Plato and Aristotle Views of Politics – Comparison of Plato and Aristotle

Plato is Aristotle’s teacher, but they have lots of difference in politics. Plato advocated that the rule under a philosopher king is the best while Aristotle argues that the rule of law should be better than the rule of one person, but their views both have their limitations. A rule which combines their views together should be the best rule.

In order to claim their view points, I’ll list the differences between their views in two parts: different states of a country and their ideal governance of a country.

1. Different states of a country

Plato believes that individuals are different, and their lives should be also different, so people should be divided according to their talent. From the human nature, three social classifications will be generated. The men who focused on pursing truth and nuture rationality is a kind of performance of wisdom, thus it’s their duty to take response of govern and manage; the men who seek for honor and achievements is the embodiment of spiritedness and courage, so it’s better for them to be guardians and responsible for warding; and the men who prefer the satisfaction of enjoyment should be the working class of a city. In Plato’s theory, the three class of the society is made by gold, silver and bronze and they are immutable. This has led to inequality and insurmountability of human nature. If a worker wants to get to the guardian status or the auxiliary, or an auxiliary wants to get to the guardian status, then the city will be in a mess. If the three classes change their status with each other, in Plato’s words, “The city will be ruined if it ever has an iron or a bronze guardian.” (Republics, III, 415c)

Aristotle resolutely criticized Plato’s idea of ​​classifying human nature to form three classes. In Politics, he says: “A social instinct is implanted in all men by nature, and yet he who first founded the state was the greatest of benefactors.” (Politics, 1253a19-125a39) His definition of a state is: “Every state is a community of some kind, and every community is established with a view to some good; for everyone always acts in order to obtain that which they think good.” (Politics, 1252a1-1252a8). At the same time, the state is the ultimate realization of good and the greatest happiness of mankind. Therefore, the establishment of a state must be aimed at achieving the happiness and harmony of the people of the state. Aristotle divides people into rich, poor, and middle classes based on their citizenship, saying that “In the first place we see that all states are made up of families, and in the multitude of citizens there must be some rich and some poor, and some in a middle condition; the rich possess heavy armour, and the poor not.” (Politics, 1289b28-1290a12)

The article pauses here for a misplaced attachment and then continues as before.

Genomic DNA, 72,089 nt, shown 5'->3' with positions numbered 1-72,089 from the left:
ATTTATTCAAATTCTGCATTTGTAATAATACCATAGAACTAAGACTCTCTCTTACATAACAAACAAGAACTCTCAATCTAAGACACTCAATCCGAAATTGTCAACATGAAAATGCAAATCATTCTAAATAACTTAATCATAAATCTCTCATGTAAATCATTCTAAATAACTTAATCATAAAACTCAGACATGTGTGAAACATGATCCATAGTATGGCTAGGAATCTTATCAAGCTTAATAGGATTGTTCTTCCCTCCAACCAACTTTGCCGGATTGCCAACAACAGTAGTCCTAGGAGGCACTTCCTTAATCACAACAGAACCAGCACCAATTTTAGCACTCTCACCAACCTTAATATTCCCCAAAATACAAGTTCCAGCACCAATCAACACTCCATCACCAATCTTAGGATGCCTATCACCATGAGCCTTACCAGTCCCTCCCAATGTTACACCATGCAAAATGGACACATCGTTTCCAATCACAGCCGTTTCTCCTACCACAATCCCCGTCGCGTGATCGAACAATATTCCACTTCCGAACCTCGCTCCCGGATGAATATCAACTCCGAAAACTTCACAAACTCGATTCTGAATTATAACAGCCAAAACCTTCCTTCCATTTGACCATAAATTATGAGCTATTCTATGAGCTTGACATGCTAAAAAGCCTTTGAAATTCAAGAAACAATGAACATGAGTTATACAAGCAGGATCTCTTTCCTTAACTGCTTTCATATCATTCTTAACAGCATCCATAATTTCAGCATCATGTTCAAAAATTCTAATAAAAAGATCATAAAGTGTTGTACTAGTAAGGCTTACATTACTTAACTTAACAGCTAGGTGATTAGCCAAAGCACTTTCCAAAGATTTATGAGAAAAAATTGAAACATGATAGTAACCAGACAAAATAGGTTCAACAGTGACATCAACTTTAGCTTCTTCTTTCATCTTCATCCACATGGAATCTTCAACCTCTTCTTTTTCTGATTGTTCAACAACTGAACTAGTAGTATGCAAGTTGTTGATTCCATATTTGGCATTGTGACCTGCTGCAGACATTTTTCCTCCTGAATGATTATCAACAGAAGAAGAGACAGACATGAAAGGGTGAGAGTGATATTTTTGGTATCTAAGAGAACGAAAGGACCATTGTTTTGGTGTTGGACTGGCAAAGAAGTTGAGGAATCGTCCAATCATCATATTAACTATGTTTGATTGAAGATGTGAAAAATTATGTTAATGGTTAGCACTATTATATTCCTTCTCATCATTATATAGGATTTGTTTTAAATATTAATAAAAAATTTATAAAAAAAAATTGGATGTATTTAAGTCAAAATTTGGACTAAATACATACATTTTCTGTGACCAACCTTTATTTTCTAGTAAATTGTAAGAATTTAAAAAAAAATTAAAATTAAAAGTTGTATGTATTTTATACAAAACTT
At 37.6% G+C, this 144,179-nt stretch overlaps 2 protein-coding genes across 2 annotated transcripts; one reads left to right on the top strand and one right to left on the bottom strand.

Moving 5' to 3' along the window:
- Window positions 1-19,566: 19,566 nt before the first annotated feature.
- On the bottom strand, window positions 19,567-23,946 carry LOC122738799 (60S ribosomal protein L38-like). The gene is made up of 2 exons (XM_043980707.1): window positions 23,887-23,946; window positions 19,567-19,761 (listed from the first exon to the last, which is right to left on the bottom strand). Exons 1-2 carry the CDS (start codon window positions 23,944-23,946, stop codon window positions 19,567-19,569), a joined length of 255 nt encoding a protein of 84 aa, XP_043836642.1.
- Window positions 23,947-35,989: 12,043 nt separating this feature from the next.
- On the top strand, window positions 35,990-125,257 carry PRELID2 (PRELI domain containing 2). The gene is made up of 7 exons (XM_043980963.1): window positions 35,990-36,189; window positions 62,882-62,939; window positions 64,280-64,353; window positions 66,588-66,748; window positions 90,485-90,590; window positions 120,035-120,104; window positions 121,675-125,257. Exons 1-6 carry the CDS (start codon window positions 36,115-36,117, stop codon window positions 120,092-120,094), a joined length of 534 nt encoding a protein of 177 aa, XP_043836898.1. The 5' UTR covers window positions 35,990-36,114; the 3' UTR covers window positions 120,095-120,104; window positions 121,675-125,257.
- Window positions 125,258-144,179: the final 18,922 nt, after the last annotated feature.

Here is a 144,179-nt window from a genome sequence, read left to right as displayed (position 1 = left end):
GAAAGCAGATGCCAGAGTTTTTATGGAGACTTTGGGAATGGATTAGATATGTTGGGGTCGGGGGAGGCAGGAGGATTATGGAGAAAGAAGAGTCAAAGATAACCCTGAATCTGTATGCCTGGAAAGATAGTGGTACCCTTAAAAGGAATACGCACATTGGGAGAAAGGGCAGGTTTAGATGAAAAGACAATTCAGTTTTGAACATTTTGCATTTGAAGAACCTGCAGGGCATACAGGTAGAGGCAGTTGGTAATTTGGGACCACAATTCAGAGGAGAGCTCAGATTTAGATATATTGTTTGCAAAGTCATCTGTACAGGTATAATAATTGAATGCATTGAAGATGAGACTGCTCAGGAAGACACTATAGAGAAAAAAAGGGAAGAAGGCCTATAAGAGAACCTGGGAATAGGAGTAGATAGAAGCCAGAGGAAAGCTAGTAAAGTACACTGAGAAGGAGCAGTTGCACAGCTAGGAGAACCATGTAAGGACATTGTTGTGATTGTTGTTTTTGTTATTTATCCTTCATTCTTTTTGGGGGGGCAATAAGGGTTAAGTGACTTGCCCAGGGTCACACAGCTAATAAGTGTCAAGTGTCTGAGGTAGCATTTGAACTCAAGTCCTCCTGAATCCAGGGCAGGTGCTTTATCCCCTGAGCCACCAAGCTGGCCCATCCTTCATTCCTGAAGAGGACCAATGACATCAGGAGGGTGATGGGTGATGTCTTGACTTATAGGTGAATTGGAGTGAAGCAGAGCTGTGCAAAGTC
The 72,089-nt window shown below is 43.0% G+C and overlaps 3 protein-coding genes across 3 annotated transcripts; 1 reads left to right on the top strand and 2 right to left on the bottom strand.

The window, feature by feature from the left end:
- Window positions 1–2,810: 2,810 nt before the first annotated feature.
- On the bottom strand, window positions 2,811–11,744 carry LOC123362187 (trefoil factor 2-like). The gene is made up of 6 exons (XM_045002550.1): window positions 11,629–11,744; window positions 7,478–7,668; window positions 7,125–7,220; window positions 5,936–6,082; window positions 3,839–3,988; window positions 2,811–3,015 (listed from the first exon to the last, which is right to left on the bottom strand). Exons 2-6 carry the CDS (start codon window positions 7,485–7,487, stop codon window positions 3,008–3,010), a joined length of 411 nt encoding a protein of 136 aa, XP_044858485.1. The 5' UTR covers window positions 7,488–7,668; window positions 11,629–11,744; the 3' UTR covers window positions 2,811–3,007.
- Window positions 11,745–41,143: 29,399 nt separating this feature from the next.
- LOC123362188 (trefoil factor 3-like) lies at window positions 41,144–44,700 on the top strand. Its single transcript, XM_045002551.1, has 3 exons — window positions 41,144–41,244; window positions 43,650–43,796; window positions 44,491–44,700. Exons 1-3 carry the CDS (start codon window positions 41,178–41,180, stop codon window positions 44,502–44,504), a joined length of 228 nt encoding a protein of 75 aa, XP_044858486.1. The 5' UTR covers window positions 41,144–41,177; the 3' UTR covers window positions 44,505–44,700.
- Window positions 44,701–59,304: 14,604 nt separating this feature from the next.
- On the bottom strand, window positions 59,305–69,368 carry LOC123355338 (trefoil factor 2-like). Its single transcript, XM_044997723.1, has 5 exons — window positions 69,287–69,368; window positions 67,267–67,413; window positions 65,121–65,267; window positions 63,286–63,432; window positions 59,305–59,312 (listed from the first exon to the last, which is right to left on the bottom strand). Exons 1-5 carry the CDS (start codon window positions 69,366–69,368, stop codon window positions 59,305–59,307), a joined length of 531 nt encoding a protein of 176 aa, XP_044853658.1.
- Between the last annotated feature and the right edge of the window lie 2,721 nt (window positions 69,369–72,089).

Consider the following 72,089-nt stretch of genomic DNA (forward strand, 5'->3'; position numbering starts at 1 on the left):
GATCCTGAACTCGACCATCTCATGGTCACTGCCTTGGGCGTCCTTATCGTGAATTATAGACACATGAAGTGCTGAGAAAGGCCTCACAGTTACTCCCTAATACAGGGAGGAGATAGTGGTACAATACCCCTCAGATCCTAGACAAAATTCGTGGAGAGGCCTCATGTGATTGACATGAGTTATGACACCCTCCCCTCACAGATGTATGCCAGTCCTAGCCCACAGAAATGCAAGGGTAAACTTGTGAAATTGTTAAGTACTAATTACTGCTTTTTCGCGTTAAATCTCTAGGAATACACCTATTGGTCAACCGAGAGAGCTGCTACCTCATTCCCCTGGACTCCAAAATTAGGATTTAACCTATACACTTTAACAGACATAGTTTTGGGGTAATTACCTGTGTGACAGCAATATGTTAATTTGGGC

2. Ideal governance of a country

Plato analyzed and criticized the Timocracy, Oligarchy, Democracy, and Tyranny in Greek society at the time. (Republics, 8, D) He pointed out that the ideal government model should be Aristocracy, which is the under the rule of philosophy king. In Plato’s view, human beings are born unequal, and are destined to be ruled by the fewest people. The fewest people are the philosophers. Plato affirmed, “Until philosophers rule as kings or those who are now called kings and leading men genuinely and adequately philosophize, that is, until political power and philosophy entirely coincide, while the many natures who at present pursue either one exclusively are forcibly prevented from doing present pursue either one exclusively are forcibly prevented from doing so, cities, will have no rest from evils, Glaucon, nor, I think, will the human race.” (Republics, 437 D) Plato thinks that the philosophical king has the highest knowledge, the ability to understand the origin of things, and the ability to understand the virtues. He placed great emphasis on the rule of individuals. Plato believes that once a competent ruler appears, humans no longer need to be ruled by law.

Aristotle argues that the best regime should be the republic regime ruled by middle class. In his word, “There only can the government ever be stable where the middle class exceeds one or both of the others, and in that case there will be no fear that the rich will unite with the poor against the rulers.” (Politics, 1296b35-1297a14) Aristotle advocated to form a republican system, and the rule of law becomes a logically necessity of this ideal government. Aristotle pointed out that the rule of law should be better than the rule of one person. To implement the rule of law, there must be a good and sound complete system, and universal obedience is the key to implementing the rule of law. He also pointed out that the law is effective because of the obedience of the people, and the custom of obeying the law must be cultivated for a long time. At the same time, the law must be consistent.

According the comparison above, in short, we find that Plato admire the politics of the wisdom men and Aristotle recommends the republican government ruled by law. From the present point of view, we know that the development of history and the reality of society made it impossible for Plato’s sage politics with philosophy as the main to be achieved or Aristotle’s rule of the middle class, so Plato had to reaffirm the importance of law in Laws, and Aristotle’s idea didn’t solve the problem in Greece at all. The problem is that Aristotle and Plato both construct an “ideal” state, which is not practical at all.